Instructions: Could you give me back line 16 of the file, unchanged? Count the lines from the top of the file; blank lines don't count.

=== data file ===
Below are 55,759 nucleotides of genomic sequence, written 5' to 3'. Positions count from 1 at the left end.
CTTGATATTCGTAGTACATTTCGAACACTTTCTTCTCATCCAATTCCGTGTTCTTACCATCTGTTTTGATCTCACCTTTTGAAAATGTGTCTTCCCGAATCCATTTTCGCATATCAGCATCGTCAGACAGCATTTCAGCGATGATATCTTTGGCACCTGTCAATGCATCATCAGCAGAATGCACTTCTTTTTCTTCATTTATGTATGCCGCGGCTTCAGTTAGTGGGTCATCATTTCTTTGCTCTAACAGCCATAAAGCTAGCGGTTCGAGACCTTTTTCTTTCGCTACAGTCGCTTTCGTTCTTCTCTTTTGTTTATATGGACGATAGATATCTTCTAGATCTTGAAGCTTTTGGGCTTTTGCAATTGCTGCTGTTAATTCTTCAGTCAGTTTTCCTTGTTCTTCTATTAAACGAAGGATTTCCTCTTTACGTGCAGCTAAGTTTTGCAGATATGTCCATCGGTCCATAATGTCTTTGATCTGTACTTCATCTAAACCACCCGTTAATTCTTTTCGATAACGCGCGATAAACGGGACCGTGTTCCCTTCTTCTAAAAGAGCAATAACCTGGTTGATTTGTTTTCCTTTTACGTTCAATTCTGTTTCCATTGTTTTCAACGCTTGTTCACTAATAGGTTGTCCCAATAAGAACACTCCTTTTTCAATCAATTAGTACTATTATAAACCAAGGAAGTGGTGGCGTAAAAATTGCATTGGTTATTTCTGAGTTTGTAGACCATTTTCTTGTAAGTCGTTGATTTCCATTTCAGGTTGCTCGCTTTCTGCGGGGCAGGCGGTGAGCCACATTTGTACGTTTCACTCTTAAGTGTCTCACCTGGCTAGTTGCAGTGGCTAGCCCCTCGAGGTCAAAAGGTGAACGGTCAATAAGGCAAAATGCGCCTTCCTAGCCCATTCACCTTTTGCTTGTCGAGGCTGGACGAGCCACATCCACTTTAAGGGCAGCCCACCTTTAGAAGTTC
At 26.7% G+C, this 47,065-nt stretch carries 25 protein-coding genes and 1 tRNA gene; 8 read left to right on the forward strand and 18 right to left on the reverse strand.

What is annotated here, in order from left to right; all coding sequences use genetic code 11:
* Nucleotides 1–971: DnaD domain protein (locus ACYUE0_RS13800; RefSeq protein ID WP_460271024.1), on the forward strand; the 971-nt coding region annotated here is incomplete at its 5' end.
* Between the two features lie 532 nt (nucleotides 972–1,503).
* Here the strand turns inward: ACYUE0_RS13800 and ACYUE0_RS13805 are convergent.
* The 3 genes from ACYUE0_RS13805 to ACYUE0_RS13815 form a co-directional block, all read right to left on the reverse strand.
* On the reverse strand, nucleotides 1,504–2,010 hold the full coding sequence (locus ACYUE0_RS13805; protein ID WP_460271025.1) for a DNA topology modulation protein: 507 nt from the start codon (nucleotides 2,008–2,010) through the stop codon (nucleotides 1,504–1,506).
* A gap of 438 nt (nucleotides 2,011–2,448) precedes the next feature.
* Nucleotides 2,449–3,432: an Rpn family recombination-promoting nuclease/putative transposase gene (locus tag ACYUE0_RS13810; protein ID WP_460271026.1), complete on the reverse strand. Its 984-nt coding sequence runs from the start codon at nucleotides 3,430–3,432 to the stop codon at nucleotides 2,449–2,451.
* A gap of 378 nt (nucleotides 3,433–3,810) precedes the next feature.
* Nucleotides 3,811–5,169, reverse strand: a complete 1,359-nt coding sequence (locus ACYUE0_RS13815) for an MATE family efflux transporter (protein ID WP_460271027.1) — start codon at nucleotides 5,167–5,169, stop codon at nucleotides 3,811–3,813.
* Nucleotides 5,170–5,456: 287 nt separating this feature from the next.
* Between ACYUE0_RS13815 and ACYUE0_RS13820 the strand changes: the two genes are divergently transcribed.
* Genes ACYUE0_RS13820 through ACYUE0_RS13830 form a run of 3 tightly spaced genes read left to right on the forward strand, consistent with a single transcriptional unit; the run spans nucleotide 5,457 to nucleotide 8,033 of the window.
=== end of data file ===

* Genes ACYUE0_RS13820 through ACYUE0_RS13830 form a run of 3 tightly spaced genes read left to right on the forward strand, consistent with a single transcriptional unit; the run spans nucleotide 5,457 to nucleotide 8,033 of the window.